- The Washington Times - Friday, August 30, 2002

Almost exactly one year ago Allyn Kilsheimer was about to fulfill his dream of owning a car from the earliest days of automobiles.

In August, 2001 he answered an ad for an 1899 Locomobile placed by a man in Bear Lake, Calif. who was looking for a good home for his little steam runabout.

The buyer and seller are both engineers, which was helpful during the getting acquainted phase of the initial interview.

Eventually, the seller decided that Mr. Kilsheiner passed muster and the deal for the then 102-year-old car was made over the telephone.

As Mr. Kilsheimer, a structural engineer, was making arrangements on Sept. 11, 2001 to have the car trucked to his Washington home in northwest, five terrorists flew American Airlines Flight 77 into the Pentagon.

Mr. Kilsheimer specializes in going to disaster sites and trying to make order out of chaos. Usually he travels to farflung sites around the world. This time the disaster was in his back yard.

Less than five hours after the airplane hit the building, he was standing amid the still smoking, body-strewn wreckage with Pentagon officials assessing the damage and formulating plans to cope with the destruction, clean up and eventual reconstruction.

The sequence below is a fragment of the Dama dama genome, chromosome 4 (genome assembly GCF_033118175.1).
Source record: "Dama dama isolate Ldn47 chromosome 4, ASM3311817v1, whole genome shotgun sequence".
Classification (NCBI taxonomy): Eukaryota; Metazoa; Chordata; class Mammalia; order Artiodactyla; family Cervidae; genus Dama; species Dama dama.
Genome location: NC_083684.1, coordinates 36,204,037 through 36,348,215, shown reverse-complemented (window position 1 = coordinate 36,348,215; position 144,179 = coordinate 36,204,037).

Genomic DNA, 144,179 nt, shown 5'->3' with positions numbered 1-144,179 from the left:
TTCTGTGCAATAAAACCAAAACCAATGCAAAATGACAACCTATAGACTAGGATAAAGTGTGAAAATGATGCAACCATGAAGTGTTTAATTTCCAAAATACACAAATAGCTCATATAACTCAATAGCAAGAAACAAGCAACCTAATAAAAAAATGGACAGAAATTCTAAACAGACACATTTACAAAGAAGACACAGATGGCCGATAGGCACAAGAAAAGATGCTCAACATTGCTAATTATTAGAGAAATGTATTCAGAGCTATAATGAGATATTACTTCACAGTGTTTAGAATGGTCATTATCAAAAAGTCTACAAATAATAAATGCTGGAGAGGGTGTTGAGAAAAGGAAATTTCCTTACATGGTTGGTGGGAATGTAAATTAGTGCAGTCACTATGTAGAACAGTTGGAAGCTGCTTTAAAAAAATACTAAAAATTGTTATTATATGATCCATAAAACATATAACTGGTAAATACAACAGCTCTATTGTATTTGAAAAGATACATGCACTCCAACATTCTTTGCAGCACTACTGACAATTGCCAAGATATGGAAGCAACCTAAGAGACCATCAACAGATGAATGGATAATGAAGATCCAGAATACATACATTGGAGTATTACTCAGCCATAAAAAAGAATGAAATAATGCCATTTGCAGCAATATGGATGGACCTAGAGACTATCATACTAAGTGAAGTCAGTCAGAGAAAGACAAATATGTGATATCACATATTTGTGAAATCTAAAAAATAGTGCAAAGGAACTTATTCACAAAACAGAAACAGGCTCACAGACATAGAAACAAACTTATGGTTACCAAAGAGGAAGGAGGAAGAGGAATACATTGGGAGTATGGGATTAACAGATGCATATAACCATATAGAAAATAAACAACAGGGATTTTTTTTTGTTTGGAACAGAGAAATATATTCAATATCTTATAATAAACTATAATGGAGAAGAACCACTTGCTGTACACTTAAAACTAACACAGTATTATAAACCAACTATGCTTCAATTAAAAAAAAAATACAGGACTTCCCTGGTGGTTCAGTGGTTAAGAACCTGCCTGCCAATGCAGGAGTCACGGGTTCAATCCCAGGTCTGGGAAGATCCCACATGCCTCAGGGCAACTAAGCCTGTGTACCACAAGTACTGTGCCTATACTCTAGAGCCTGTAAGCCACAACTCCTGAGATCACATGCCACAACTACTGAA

Wearing borrowed protective gear from firemen Mr. Kilsheimer, while amid the carnage that only hours before had been the office of the Army officer with him, told him, "We'll get this place fixed and rebuilt in a year."

Military experts estimated a three-year timetable.

Mr. Kilshiemer sent the California man the money for the Locomobile and explained that something unexpected had come up and asked him if he would mind holding onto the car for awhile.

The understanding owner agreed to keep the car until further notice. Eight months later, in the spring of 2002, Mr. Kilshiemer for the first time found the time to have his Locomobile trucked home. The one-year effort at the Pentagon runs 24 hours a day, 7 days a week, consuming most of Mr. Kilsheimer's time directing the 2,977 people accomplishing the task.

He was ecstatic when his little steam car arrived. It is four-feet, five-inches wide and five-feet, four-inches tall (to the top of the seat back).It is seven-feet, three-inches long bumper-to-bumper if it had bumpers. The entire rig is supported on a 57-inch wheelbase by white rubber 28x3-inch, four-ply tires made by the Universal Tire Co. of Elizabeth, Pa. They are mounted on 40-spoke nickel-plated bicycle wheels.

With a full load of five gallons of water and three gallons of gasoline the total weight is still less than 700 pounds.

The little steamer has a black wooden Stanhope body with a spindle seat which is designated model number one.

On either end of the dashboard are vertical slots for the reins controlling a horse to pass through, evidence the body was initially made for use as a horse-drawn carriage. Three panels, one on each side and one across the rear of the wooden body are painted a contrasting Brewster green. The color of the pinstriping on the Locomobile is gold.

Once Mr. Kilsheimer had possession of the car, he corresponded with the previous owner in an attempt to learn how to operate the five wooden-handled valves behind the leather flap behind the driver's ankles. The six-metal-handled valves on the outside of the car also posed perplexing questions.

The previous owner sent him a cryptic message: "Don't try to start it!"